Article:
Last summer, our young people returned from the Montreat Youth Conference full of passion about all they’d seen and heard. They spent a week worshiping, studying, and reflecting on the theme “Let Love Lead.” As they shared their testimonies, we all saw how this radically simple concept gave them a powerful way to claim their Christian identity.

I listened, that day in July, and thought we need this here, too.

So for the next three weeks, our worship theme is “Let Love Lead.” We’ll dig into the beautiful hard truth that God is love. We are comfortable with that truth, as long as it stays a slogan on our coffee mugs, but when we let the Holy Love of God lead us, we end up in hard and dangerous places.

So come on in and join us (in spirit and in podcast) for worship. Let the holy truth that God is love catch your soul on fire. See how that love will lead us through the valley of the shadow of death, loss and pain—into the glory of freedom and salvation.

This Is Us // Everybody Can Be Led By the Spirit // Panel Discussion

Our fifth guiding principle at The Grove is “We seek to be led by the Holy Spirit.”

Who among us could argue with that ideal? We all agree that following the Spirit is faithful and leads us to a life of loving abundance. We’d all like to turn over our most difficult choices to God. But, how do you actually do it?

How do you figure out what to do? How do you know if you are following the Spirit or if you are just doing what you want to do and calling it faithfulness?

This Sunday, four of our very own Grove friends (listen in to find out who!) will each share a story of a time in their life when they allowed themselves to be led by the Spirit. You’ll hear about what the Lord called them to do, what it cost them, how it blessed them, and what they understand now about being led by the Spirit that they didn’t know before.

This Is Us // Anything Can Be Resurrected // Kate Murphy

We — that is, those of us who call the Grove community home — have been called to be a ministry of hope in our East Charlotte neighborhood and beyond, always believing and proclaiming what we know to be the truth: the same power that conquered the grave lives within us.

A place in the Hebrew scriptures (II Kings) where God demonstrates his power at work, in and through his people, is a story of Elisha’s visit to a certain widow. He tells the widow to ask all of her neighbors for empty jars and then, as a prophet filled with God’s power, helps to break the curse of debt enslavement. How? By multiplying the small resource of one person and the empty jars gathered from her friends.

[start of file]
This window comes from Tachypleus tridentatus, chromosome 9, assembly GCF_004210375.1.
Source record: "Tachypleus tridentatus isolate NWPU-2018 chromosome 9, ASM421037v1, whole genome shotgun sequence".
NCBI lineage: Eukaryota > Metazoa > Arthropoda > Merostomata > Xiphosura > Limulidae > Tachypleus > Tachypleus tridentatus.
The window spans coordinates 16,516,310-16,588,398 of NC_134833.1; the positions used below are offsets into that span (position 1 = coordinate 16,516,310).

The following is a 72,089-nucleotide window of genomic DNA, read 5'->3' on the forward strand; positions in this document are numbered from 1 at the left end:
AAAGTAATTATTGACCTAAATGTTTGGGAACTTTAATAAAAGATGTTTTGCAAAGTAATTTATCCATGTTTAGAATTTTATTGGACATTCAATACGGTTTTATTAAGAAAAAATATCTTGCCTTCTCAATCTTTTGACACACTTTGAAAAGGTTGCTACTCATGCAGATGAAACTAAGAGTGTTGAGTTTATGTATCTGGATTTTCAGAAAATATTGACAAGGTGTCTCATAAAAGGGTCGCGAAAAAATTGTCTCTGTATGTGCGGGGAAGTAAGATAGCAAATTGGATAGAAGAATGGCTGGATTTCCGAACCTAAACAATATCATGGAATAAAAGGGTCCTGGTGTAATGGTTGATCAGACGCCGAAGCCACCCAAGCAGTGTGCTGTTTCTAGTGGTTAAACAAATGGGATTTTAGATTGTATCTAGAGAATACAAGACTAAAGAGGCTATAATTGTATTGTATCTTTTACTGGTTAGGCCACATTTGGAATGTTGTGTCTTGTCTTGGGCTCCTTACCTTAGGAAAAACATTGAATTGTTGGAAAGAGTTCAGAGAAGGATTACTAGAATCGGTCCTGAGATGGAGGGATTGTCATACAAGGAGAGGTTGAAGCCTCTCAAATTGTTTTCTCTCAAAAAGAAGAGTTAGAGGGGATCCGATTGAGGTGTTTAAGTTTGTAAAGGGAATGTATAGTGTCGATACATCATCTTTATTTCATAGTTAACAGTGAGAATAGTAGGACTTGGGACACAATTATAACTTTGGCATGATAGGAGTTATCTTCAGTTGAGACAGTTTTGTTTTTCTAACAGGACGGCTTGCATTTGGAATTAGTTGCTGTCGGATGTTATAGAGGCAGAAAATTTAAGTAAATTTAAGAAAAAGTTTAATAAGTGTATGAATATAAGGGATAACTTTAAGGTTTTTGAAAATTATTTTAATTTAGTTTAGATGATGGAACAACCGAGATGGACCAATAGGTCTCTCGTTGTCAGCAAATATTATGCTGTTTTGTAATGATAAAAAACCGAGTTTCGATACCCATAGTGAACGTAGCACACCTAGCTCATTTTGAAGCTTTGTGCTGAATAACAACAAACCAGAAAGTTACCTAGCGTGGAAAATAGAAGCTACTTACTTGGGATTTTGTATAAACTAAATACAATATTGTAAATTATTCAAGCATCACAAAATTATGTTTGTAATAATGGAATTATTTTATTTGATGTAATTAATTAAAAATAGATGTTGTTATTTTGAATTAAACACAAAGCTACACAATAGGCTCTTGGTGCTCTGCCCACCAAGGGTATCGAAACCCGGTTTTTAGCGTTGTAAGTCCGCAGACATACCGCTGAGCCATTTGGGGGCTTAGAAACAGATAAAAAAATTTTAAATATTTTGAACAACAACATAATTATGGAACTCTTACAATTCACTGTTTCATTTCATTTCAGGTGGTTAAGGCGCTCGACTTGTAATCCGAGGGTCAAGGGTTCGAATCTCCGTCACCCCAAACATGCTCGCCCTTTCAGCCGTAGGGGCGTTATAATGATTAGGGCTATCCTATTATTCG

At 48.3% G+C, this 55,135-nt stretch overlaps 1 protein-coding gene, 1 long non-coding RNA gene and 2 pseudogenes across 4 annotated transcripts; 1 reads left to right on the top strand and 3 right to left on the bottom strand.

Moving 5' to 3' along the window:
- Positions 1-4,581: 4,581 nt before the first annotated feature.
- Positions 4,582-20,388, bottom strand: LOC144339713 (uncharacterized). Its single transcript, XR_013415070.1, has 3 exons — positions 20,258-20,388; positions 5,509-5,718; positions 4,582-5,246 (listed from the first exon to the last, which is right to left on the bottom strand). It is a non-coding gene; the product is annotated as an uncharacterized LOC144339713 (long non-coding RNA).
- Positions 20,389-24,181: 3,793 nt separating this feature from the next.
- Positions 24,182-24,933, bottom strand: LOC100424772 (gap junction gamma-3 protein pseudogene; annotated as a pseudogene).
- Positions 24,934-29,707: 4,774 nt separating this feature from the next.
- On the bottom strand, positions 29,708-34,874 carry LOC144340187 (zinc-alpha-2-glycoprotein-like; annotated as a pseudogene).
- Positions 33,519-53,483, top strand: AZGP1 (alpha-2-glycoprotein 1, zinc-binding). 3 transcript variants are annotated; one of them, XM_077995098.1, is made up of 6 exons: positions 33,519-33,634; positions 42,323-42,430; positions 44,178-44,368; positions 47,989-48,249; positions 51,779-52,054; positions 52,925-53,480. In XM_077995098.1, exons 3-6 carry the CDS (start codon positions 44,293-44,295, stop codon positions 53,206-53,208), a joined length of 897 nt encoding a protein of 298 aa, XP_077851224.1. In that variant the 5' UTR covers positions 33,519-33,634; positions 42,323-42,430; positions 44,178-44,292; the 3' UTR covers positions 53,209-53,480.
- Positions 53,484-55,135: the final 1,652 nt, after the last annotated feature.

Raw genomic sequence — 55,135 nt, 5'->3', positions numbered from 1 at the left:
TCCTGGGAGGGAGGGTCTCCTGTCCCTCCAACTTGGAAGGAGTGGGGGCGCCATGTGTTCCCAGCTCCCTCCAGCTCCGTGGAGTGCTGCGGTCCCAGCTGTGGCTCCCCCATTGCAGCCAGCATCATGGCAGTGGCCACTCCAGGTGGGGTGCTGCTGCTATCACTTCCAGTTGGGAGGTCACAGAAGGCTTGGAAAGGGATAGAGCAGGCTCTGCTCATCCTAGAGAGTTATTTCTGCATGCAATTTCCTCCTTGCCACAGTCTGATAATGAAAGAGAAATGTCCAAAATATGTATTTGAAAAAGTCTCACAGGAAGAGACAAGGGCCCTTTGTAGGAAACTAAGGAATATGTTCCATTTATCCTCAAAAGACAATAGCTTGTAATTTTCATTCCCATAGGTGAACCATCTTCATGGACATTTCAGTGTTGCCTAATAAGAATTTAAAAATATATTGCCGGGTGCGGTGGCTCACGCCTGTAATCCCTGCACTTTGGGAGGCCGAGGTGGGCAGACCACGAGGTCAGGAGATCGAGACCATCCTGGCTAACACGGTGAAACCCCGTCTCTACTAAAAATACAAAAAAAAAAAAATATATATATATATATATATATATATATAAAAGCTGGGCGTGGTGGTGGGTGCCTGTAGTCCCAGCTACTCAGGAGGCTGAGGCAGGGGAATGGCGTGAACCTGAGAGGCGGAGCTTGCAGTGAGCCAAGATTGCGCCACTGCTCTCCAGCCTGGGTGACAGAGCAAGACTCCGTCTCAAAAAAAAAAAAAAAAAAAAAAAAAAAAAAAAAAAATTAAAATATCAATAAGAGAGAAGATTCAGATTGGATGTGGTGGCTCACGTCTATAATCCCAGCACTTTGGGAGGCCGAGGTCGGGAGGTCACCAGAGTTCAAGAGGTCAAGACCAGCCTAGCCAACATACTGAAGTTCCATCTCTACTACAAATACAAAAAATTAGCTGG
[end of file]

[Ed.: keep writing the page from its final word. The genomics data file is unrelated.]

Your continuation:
The truth is, when community transformation is our larger goal, God will both bless and astonish our community; he will set the captives free and fill all those empty places in our lives where we lack and are lost in need.

How can we invite our neighbors to bring with them, not just their resources, but also their emptiness? How can we live trusting God’s power to use everything we bring, even the things that our culture says aren’t valuable?

I hope you’ll listen in to find out.

This Is Us // Anybody Can Be Transformed // Kate Murphy

We believe in the power of God to change lives. Including yours. Including mine.

“You must be born again,” Jesus told Nicodemus. It’s a message for us too.

This Sunday, we examine our third guiding principle and one of its root biblical stories. We also look at the legacy of Rev. Dr. Martin Luther King, Jr. and how embracing the way of Christ changes lives—making possible the perpetual chain reaction of changed lives changing communities that change nations. Listen in to hear a message at the very foundation of who we are as a community of believers, remembering that we are believers not merely in the existence of Jesus, but in the transformation he made possible.

This Is Us // Everything Is Broken // Kate Murphy

The second guiding principle of The Grove is a both a confession and a call to action:  “We are a broken and sinful people who practice forgiving and being forgiven.”

That statement is easy to affirm while seated in the pews on Sundays, but it’s easy to ignore when someone does you wrong.  How do we respond when, despite our authentic desire to live in a loving community, we hurt each other?  Do we shake our heads and walk away to search for a new community more worthy of us? Do we stay but disengage, swallowing our pain and anger and hiding behind masks?

Friends—the love of God is not fragile. It is powerful and robust and well-equipped to redeem our humanity. God has given us a way to transform pain into healing and division into healthy relationship. That way is the process of forgiving and being forgiving.  Listen in and and learn how you can play a part.